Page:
Furthermore, there is a potential for further cost reduction. For topographically demanding routes, maglev trains already offer clear advantages in the cost of infrastructure construction.
Some Maglev systems can manage ascending grades of 10% and more (Transrapid maglev), while traditional railroads (for passanger transport) are limited to grades on the order of 4%. Maglevs adapt more easily to the landscape and therefore require fewer tunnels. This offers enormous cost savings in infrastructure construction, particularly in hilly landscapes.
New manufacturing processes in track construction, for example, the spun concrete construction technique and other modular production concepts, make it possible to reduce the costs of mass production considerably. In hilly landscapes, maglev guideways on pier foundations -- spaced tens of meters apart -- are considerably more economical than the massive, expensive embankments and causeways usually required for the entire length for most wheel/rail systems.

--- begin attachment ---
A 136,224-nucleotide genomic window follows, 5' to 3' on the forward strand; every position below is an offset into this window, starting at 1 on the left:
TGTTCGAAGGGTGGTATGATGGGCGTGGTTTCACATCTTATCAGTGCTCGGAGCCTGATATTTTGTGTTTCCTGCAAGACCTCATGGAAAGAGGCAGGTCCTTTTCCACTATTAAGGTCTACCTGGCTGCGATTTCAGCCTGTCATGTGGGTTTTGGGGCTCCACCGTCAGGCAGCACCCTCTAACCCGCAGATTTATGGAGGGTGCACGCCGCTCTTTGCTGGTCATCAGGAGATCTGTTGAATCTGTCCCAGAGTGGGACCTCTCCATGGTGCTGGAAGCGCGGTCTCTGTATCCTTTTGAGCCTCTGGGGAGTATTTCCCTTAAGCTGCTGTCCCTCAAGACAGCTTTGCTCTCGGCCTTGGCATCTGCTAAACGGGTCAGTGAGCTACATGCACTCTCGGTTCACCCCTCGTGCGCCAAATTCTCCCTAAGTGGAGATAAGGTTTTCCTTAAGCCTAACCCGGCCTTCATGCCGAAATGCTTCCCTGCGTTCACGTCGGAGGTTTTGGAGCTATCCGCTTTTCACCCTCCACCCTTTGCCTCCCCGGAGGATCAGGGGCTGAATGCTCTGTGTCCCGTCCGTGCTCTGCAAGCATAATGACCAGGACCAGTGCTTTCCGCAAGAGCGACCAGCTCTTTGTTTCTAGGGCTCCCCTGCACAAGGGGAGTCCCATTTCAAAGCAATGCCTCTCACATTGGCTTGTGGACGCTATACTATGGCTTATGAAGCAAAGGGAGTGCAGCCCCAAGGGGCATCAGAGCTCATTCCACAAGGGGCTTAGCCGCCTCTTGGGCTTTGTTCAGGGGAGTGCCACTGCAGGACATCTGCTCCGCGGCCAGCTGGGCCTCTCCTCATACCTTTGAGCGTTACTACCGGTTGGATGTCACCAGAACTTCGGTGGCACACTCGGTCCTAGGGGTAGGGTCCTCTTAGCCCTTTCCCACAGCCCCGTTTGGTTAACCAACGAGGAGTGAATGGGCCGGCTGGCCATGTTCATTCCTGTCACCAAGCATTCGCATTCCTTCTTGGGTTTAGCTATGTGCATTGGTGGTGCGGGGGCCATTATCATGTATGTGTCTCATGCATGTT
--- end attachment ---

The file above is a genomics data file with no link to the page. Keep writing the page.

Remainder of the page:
Maglev guideways can avoid obstacles without special additional bridge constructions. At-grade crossings with other traffic routes are eliminated and, therefore, collisions are rendered impossible. In the case of elevated track, alternative uses of the land under the track are still possible.